How to get protein in a smoothie without protein powders

In order to reach the macros my dietitian recommended (at least 20 mg protein each meal), I'm relying heavily on protein powder in my smoothies to get extra protein. I don't want to quit smoothies, because they're so much easier than cooking a meal and faster. I also tend to make 2 weeks worth in advance. I consume a total of 10 smoothies per week, and real food for the rest of the time. My smoothies have powder, spinach, soymilk, berries, oatmeal, and whatever else I might want to throw in there.

My question is:
Is is possible to get good protein without using powders?

As a side note, I'm limited on some protein sources due to some digestion issues, so beef is completely out these days. I sometimes eat lean chicken, venison, or fish. And of course, I can eat beans until they are coming out my ears. I've thought about just putting my beans in my smoothies, but have worried that it wouldn't taste right for the amount needed to get to 20 grams of protein.

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Replies

  • cmriverside
    cmriverside Posts: 32,629 Member
    Yes. If you don't have problems with dairy, that's my best suggestion. Greek yogurt, cottage cheese, milk. Soy milk isn't that great nutrition wise. You can add yogurt or milk to lots of recipes, too. What about eggs? Several egg whites in a smoothie would do it.
  • cwolfman13
    cwolfman13 Posts: 41,191 Member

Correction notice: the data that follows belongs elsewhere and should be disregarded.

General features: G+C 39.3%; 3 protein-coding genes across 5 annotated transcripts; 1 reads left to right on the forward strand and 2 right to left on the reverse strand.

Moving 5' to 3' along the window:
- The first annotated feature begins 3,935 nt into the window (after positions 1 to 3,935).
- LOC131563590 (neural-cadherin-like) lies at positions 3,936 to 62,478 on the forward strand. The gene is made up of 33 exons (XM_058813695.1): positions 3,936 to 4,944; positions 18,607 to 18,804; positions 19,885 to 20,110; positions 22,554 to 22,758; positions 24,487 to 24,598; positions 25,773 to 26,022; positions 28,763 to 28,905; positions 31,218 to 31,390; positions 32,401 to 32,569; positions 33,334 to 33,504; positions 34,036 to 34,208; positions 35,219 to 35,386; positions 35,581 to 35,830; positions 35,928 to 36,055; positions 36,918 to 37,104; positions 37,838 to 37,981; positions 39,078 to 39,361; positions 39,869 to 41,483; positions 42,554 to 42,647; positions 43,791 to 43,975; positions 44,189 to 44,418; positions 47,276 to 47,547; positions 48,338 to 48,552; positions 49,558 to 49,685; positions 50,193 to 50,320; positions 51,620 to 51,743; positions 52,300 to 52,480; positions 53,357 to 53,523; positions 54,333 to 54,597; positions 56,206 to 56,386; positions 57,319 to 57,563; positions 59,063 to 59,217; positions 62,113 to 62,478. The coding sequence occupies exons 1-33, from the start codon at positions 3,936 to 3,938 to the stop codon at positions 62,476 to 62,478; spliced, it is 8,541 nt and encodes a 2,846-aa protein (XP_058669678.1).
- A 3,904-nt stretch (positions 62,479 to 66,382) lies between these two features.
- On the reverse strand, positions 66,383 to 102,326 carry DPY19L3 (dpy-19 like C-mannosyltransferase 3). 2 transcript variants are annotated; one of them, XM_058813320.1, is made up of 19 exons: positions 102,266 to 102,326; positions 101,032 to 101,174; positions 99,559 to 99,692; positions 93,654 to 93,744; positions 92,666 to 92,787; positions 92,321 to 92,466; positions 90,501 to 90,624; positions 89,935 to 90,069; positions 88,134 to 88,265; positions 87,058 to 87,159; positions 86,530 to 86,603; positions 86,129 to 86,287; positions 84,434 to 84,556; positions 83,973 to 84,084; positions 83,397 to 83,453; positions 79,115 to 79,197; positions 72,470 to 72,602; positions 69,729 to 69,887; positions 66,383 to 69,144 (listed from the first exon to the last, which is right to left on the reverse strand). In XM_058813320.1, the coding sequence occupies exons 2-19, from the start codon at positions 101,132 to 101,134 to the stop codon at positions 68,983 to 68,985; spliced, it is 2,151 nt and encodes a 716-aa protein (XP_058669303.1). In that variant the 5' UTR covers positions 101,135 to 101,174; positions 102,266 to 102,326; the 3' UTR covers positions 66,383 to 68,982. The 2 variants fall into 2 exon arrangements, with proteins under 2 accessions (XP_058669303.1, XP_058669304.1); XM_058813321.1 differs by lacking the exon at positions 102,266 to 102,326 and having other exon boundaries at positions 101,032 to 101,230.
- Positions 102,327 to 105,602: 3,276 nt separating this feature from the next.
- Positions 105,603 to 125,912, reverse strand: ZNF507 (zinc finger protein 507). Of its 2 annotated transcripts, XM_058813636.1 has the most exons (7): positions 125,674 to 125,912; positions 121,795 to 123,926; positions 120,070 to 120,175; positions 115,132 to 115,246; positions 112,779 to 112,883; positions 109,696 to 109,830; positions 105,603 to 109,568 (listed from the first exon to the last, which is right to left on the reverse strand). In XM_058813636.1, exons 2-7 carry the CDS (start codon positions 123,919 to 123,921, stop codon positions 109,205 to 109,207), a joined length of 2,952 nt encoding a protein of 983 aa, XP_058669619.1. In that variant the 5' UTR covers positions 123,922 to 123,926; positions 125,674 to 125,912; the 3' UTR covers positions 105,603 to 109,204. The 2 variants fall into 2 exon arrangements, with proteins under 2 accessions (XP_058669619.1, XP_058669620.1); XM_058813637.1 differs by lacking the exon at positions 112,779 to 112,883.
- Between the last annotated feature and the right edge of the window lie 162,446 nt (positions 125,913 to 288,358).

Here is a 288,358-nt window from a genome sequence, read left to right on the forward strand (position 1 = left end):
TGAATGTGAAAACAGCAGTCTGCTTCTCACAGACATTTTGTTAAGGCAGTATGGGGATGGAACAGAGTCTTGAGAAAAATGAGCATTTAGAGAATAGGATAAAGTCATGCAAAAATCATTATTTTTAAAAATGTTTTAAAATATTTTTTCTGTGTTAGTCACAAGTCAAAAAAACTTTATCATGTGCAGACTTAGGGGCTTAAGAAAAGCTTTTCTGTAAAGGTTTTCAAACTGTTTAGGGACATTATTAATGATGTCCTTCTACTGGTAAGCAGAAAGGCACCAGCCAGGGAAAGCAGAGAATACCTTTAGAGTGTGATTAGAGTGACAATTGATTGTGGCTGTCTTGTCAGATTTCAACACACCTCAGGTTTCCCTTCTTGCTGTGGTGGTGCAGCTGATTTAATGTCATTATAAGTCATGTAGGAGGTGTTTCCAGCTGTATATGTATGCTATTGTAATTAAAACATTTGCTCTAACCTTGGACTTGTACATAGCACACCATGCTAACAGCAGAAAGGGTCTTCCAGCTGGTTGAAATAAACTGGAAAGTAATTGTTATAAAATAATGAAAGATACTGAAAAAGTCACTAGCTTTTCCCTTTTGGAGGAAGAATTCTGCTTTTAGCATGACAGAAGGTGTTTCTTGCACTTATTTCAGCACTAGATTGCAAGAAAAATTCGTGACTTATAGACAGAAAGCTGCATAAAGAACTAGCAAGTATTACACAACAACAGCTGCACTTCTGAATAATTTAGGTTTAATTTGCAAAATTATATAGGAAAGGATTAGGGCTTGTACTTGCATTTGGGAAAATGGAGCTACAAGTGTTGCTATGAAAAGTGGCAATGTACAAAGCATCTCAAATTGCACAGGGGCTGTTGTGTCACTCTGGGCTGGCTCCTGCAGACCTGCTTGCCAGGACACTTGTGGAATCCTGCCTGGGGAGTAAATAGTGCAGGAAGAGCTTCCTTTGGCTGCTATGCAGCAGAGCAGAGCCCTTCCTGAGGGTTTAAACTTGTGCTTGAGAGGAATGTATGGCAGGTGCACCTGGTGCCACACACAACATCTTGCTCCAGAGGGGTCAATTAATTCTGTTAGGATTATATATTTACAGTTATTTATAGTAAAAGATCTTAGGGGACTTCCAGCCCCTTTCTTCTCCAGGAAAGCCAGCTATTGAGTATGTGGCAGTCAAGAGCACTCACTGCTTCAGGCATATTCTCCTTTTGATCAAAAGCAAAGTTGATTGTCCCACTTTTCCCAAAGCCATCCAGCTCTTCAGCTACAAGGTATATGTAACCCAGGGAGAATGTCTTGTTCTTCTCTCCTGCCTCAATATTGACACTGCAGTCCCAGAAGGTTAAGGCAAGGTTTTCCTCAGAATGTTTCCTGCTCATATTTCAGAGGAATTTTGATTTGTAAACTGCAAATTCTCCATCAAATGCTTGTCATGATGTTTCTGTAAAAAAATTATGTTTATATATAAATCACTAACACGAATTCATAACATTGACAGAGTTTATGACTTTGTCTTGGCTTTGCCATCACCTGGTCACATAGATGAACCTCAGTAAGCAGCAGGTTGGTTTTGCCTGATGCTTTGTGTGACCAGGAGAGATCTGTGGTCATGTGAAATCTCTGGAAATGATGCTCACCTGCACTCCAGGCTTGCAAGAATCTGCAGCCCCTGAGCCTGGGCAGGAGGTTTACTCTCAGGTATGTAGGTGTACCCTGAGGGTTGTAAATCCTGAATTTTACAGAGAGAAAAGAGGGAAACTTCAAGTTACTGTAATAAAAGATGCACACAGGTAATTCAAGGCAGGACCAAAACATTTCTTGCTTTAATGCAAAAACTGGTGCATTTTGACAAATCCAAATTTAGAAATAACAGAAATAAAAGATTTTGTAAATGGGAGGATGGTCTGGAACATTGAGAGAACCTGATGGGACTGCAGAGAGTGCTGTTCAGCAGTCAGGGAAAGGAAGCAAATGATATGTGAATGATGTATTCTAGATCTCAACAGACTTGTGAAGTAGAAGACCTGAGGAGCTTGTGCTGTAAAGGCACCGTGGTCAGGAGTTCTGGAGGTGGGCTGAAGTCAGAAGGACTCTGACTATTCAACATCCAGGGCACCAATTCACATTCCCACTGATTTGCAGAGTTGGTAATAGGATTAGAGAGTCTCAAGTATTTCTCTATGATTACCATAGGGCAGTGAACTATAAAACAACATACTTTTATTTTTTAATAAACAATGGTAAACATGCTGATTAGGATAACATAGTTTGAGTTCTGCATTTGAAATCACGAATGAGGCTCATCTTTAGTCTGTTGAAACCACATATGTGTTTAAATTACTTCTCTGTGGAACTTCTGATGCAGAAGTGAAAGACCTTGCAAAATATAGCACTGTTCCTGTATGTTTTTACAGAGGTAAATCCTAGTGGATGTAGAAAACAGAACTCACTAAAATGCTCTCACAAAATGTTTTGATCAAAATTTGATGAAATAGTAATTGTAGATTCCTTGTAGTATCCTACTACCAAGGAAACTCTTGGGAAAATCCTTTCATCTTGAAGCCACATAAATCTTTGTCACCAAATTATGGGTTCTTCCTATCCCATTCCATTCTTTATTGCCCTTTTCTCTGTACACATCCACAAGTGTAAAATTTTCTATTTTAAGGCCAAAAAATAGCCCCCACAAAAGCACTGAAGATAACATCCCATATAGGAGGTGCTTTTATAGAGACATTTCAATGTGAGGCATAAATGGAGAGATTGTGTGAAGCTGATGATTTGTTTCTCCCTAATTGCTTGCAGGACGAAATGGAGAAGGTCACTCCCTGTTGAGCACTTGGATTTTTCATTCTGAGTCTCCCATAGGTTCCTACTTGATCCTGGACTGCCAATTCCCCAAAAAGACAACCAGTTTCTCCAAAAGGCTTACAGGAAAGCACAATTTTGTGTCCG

greek yogurt
  • Calliope610
    Calliope610 Posts: 3,769 Member
    greek yogurt 23-24gr protein per cup (224gr)
  • MostlyWater
    MostlyWater Posts: 4,293 Member
    Yogurt for sure.
  • MostlyWater
    MostlyWater Posts: 4,293 Member
    There are many kinds of protein powders to try. Pea protein, hemp. Whey, soy. If you want to try hemp or whey, I'll gladly mail you a baggie full to try, without committing to buying a bunch of it and spending $$$.

    I'll probably get pea next time and will gladly share with you.
  • pmm3437
    pmm3437 Posts: 529 Member
    Along with good dairy suggestions above, you have seed and nut options that are high protein, such as peanut butter or chia seeds. You could also try adding Edemame or another higher protein vegetable source like chickpeas. YMMV with how much protein you can get into a smoothie and still meet your cals or other macro goals, and stay on a budget.
  • ashley52601
    ashley52601 Posts: 42 Member
    I'm not really a fan of the overwhelming yogurt taste in smoothies so I prefer cottage cheese, blends up really nicely.
  • need2belean
    need2belean Posts: 349 Member
    I don't like yogurt in my smoothies, so I would just mix in liquid eggwhites into your smoothie. 1 cup has 27g of protein!
  • sunfastrose
    sunfastrose Posts: 543 Member
    Silken tofu
  • kommodevaran
    kommodevaran Posts: 17,890 Member
    edited November 2017
    This just sounds so sad and difficult, I can't just sit and watch, I have to offer a different approach. How about setting a reasonable protein goal first. It looks like your goal is 115 grams per day? That's a bit high. Nothing wrong per se, but it's hard to reach, forces your to eat strange food, it's expensive, and it might crowd out other nutrients you need. Just lowering it to 80-100 grams would make it so much easier to reach, and still be plenty for good health and satiety.

    Then look at your day as a whole. If time is an issue, consider if eating fewer meals can free up time. Three or four meals could work just as fine. Normally, dinner is the meal most people get most of their protein, because of its "nature" - it's the biggest meal and has meat or fish as a main part. You don't have to get in the same amount of protein for every meal. In fact, allowing flexibility opens up for more variety, which is way more important.